Because of the spate of recent early deaths: late 40s, middle 40s, early 40s…lives which were unexpectedly terminated by causes, which could have been prevented.
There are things that stand out from these events: Lack of sleep, stress from everyday life, improper diet during an athletic activity, years of non-consultation with physicians, smoking.
Almost always, there is lack of sleep as a factor. The biker who cycled with his friends right after his night shift. A few blinks of sleep to put in a few more hours on the job. The tennis aficionado who played his game after accomplishing his graveyard shift.
Athletic activities are blood-circulating boosters to lives of working persons. But they could be hazardous when done without the proper hours (preferably 6 to 8 hours) of sleep.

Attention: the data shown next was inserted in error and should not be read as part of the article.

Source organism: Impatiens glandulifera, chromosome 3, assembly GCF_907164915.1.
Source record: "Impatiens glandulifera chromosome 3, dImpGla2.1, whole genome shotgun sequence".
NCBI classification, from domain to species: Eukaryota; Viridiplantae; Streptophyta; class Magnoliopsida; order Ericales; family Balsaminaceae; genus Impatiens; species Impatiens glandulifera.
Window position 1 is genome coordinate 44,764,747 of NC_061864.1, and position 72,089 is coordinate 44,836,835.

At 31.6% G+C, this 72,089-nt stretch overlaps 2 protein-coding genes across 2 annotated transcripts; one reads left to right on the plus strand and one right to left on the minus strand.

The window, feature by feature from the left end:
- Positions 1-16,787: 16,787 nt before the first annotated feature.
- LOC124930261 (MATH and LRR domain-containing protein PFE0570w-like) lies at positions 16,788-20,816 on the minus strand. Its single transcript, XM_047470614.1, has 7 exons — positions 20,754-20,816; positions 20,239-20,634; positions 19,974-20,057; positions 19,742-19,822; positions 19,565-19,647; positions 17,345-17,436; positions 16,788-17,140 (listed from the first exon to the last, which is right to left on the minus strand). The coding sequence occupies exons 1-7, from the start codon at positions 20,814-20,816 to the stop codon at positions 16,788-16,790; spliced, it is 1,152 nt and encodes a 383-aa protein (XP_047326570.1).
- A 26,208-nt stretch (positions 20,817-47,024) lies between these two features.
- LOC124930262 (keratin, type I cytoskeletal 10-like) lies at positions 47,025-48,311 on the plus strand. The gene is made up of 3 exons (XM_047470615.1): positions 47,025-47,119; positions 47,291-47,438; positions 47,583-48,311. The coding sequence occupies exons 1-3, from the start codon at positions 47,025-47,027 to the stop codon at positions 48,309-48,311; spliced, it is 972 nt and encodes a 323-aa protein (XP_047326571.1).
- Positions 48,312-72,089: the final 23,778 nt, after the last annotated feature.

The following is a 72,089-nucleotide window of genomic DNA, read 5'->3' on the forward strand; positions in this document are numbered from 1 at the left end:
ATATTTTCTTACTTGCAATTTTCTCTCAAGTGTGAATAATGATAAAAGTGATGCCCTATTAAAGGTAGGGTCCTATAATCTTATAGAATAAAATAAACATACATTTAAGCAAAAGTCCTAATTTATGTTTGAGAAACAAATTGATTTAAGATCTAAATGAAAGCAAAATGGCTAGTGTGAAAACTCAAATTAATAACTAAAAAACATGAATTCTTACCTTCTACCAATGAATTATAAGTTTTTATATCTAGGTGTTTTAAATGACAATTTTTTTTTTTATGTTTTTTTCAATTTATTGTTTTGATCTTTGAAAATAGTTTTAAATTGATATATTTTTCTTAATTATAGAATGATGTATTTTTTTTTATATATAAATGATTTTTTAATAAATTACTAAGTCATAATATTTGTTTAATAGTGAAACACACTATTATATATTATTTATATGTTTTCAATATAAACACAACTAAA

It could be deadly when the person lacks sleep and at the middle part of his biking route, eats a hearty beef stew with his friends. No wonder, a heart attack was on the way.
Or the go-getter at his job, dreaming about a better salary for his family, putting in more hours than usual. A stubborn smoker – he had been warned beforehand that blood was not circulating properly thru his veins because of his smoking.
And there was this tennis player, who despite having diabetes and asthma, had for years not been consulting his doctors. And had this tendency to play tennis after finishing his graveyard shift. Without sleep.
An ideal scenario. No sport. No work if the dad, usually a breadwinner, did not put in his 6 to 8 hours worth of sleep. Then he watches what he eats. The right mix of vegetables, fish and meat (more of the first 2 as he gets older). No smoking whatsoever. Very minimal liquor. Regular consultation with doctors.
They could have reached the mandatory retirement age. And beyond.